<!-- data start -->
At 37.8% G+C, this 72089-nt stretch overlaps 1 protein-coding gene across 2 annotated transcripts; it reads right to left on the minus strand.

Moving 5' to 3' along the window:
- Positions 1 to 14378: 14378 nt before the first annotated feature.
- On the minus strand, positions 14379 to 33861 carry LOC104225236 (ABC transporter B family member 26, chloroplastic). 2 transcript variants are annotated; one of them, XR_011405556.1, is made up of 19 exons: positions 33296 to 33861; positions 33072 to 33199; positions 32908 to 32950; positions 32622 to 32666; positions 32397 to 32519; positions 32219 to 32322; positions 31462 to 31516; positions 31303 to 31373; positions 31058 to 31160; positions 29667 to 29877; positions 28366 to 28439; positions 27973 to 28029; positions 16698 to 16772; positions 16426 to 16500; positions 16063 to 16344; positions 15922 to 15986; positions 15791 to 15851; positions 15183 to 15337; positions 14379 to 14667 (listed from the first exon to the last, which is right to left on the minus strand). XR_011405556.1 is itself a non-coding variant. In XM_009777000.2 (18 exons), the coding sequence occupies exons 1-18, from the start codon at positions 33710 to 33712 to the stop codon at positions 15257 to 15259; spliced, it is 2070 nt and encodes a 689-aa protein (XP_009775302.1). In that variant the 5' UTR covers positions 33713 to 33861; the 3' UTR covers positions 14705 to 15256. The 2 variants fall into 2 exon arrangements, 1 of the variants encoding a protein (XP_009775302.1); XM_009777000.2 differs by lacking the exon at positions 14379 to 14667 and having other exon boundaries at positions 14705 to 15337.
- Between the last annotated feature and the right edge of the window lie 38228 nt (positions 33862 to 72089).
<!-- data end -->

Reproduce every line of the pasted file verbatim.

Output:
At 37.8% G+C, this 72089-nt stretch overlaps 1 protein-coding gene across 2 annotated transcripts; it reads right to left on the minus strand.

Moving 5' to 3' along the window:
- Positions 1 to 14378: 14378 nt before the first annotated feature.
- On the minus strand, positions 14379 to 33861 carry LOC104225236 (ABC transporter B family member 26, chloroplastic). 2 transcript variants are annotated; one of them, XR_011405556.1, is made up of 19 exons: positions 33296 to 33861; positions 33072 to 33199; positions 32908 to 32950; positions 32622 to 32666; positions 32397 to 32519; positions 32219 to 32322; positions 31462 to 31516; positions 31303 to 31373; positions 31058 to 31160; positions 29667 to 29877; positions 28366 to 28439; positions 27973 to 28029; positions 16698 to 16772; positions 16426 to 16500; positions 16063 to 16344; positions 15922 to 15986; positions 15791 to 15851; positions 15183 to 15337; positions 14379 to 14667 (listed from the first exon to the last, which is right to left on the minus strand). XR_011405556.1 is itself a non-coding variant. In XM_009777000.2 (18 exons), the coding sequence occupies exons 1-18, from the start codon at positions 33710 to 33712 to the stop codon at positions 15257 to 15259; spliced, it is 2070 nt and encodes a 689-aa protein (XP_009775302.1). In that variant the 5' UTR covers positions 33713 to 33861; the 3' UTR covers positions 14705 to 15256. The 2 variants fall into 2 exon arrangements, 1 of the variants encoding a protein (XP_009775302.1); XM_009777000.2 differs by lacking the exon at positions 14379 to 14667 and having other exon boundaries at positions 14705 to 15337.
- Between the last annotated feature and the right edge of the window lie 38228 nt (positions 33862 to 72089).